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SHOWDOWN WITH IRAQ

Marines' Helping Hands Missed

Communities near military bases are left without the volunteers they usually count on.

March 13, 2003|Hugo Martin | Times Staff Writer

On a recent sunny Sunday in the military town of Twentynine Palms, boys and girls trying out for baseball teams were knocking fly balls into the air, digging grounders out of the dirt and rounding the bases as parents and friends cheered from the sidelines.

Last year at this time, Michael Hill was a happy participant in this rite of spring, as a parent and volunteer umpire. But today, Hill, a chief warrant officer in the Marines, is on a desert base somewhere in the Middle East, preparing his battalion for possible war with Iraq.

"When he said he was going, I said, 'Oh no!' " said Cindy Daisy, president of the Twentynine Palms Little League, expressing concern for his welfare, but adding: "Now I have to find another head umpire."

As in most military communities, this town of 26,000 people next to the nation's largest Marine base relies on the Marines for its economic well-being. But the hours of volunteer work donated regularly by young Marines are nearly as important to the social well-being of this spot in the southern Mojave Desert.

Personnel from the Marine Air Ground Combat Center regularly make up more than half of the Little League coaches and umpires in Twentynine Palms. In the city's youth sports league, Marines routinely staff about a third of the coaching and officiating posts for soccer, basketball and volleyball. Last year, the Marines performed nearly 1,000 hours of work at a local interfaith program that assists the elderly and the disabled. They donated nearly 15% of the blood at the local blood banks.

One of the unintended consequences of the deployment to the Middle East is that program organizers are now scrambling to make up for the loss of the leathernecks. To replace the deployed Marines, organizers have called on civilians and those Marines who remain on base to step in. In the youth sports programs, organizers have recruited Marine spouses.

"You would be surprised how many wives have stepped in to fill in for their husbands," Daisy said.

So far, volunteer organizers say they have been able to fill most of the positions, although the replacements don't always have the experience or the gung-ho attitude of the Marines.

Randy Councell, director of the city's community services department, which runs the youth sports programs, said he has lost several energetic and high-spirited Marines who coached and practiced with the young athletes. "God, we miss them," he said.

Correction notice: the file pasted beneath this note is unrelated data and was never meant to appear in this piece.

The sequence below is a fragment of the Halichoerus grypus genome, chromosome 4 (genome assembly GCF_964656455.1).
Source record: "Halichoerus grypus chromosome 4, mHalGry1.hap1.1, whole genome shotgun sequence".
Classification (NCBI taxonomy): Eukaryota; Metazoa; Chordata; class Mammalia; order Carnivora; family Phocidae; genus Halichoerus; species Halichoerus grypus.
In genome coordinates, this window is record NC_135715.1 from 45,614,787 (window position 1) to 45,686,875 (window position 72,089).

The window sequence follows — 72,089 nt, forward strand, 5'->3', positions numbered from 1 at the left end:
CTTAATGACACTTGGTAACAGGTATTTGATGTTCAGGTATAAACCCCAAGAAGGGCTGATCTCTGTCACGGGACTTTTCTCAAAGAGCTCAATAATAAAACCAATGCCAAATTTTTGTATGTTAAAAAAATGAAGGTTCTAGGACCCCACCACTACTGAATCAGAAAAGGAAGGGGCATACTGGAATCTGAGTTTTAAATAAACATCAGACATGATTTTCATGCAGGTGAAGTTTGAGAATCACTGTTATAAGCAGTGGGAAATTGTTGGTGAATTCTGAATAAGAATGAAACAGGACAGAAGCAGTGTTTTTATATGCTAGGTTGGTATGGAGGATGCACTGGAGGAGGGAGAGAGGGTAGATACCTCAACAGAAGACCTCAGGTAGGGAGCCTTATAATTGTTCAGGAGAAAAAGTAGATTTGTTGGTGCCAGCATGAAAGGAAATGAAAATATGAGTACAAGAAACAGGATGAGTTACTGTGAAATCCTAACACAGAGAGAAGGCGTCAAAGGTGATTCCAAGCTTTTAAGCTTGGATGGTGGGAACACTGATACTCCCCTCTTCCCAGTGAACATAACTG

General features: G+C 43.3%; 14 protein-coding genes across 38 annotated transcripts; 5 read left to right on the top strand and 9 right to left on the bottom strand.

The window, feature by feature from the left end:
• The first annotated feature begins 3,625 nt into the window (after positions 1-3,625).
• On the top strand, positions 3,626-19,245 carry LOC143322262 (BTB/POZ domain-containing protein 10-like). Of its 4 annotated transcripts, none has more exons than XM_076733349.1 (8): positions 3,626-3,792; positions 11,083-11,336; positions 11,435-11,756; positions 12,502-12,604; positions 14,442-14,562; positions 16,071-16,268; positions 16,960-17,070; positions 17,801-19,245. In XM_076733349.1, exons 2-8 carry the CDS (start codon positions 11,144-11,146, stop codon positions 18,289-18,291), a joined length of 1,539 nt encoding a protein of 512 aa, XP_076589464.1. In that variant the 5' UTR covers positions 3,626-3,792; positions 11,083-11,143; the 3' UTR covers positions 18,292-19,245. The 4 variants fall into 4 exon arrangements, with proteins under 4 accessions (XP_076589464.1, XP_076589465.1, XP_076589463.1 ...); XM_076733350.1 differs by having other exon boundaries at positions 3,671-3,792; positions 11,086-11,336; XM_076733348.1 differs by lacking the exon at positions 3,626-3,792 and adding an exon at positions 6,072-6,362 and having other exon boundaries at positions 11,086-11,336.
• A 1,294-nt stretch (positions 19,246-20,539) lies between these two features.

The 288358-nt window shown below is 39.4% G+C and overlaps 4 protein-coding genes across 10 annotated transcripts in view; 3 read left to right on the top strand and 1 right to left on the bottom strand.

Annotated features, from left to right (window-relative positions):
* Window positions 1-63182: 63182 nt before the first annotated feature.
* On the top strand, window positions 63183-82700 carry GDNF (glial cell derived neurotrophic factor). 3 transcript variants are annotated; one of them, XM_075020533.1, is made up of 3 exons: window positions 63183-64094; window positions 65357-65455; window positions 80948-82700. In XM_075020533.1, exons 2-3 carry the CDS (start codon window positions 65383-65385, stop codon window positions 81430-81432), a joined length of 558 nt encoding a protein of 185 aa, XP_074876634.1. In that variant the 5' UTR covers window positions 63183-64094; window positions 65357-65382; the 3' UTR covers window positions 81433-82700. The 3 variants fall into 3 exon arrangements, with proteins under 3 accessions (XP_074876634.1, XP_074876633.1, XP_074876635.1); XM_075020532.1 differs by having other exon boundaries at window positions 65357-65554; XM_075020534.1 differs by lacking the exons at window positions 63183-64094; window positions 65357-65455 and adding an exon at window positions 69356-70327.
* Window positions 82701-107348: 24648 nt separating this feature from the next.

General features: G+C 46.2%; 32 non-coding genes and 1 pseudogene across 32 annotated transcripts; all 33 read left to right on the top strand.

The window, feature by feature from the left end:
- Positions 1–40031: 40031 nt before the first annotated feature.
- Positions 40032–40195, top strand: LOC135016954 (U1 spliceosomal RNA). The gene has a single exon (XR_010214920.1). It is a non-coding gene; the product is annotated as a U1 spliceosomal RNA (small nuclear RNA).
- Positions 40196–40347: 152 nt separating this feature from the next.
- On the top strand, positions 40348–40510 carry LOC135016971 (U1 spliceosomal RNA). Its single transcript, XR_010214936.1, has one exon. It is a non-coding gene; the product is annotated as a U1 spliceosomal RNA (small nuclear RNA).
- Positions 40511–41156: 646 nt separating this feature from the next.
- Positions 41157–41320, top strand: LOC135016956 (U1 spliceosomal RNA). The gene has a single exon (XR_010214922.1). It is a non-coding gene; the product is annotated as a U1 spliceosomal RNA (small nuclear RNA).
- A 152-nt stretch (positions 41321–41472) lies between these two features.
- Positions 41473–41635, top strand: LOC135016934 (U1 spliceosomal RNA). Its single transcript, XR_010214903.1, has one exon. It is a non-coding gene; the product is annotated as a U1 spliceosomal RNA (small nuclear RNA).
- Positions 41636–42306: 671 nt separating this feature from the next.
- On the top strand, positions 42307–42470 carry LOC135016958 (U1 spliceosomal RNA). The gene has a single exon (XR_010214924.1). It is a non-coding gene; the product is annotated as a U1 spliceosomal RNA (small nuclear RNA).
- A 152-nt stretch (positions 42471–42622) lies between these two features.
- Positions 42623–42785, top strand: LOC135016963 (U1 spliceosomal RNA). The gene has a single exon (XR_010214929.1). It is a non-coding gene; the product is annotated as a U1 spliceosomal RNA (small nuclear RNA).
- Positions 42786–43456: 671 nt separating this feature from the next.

Similar sentiments are being felt around the region.

In Ventura County, Habitat for Humanity is struggling to find skilled workers to replace the dozens of Navy Seabees who had helped pour the concrete foundations for an affordable-housing project before being deployed recently. Charitable groups near the Miramar Marine air station in San Diego and Camp Pendleton also report volunteer shortages.

The deployment from Camp Pendleton cost the Boys & Girls Club of Oceanside a handful of Marines who routinely helped coach and mentor children after school, said Club Director Ester Valles.

"It's kind of hard to replace them, because they were really dedicated," she said.

In Twentynine Palms, Marine spouses, civilian volunteers and the few Marines who remain on base have stepped up to fill in for the deployed troops. But some organizers fear the impact will grow if there is a war that drags on for months.

"We will very soon start to feel that crunch," said Debra Ahlers, a spokeswoman for the Community Blood Bank in nearby Rancho Mirage. She estimates that the deployment could mean a loss of nearly 1,500 of its annual 20,000 units of blood donations. The bank, which routinely holds blood drives on the base, recently launched an advertising campaign to recruit donors. The campaign's slogan: "Report for duty to fight the blood shortage."

Military officials decline to say how many troops have deployed from the Twentynine Palms base, which trains more than 50,000 Marines each year, or how many remain.

The Marines are not obligated to volunteer, but their commanders strongly encourage it. They are excused from some base assignments to donate their time in the community. And many work in local youth sports programs because they have children who play on a team.

Rick Jenkins, a chief warrant officer in the Marines, said he coaches Little League softball because his 11-year-old daughter is on a team, and because he feels it is important to teach children the value of team sports.

"Teaching children to play sports properly is a great feeling," he said after catching some fly balls during the girls' softball tryouts. Jenkins, like others on the base, said he could be deployed any day.

Last year, Daisy relied on nearly 30 Marines to help coach and officiate the league of 32 teams. About half of them have left, but Daisy said civilian parents have filled in. Since the deployment, some Marine wives have taken over the coaching duties of the 5-year-old T-ball players.

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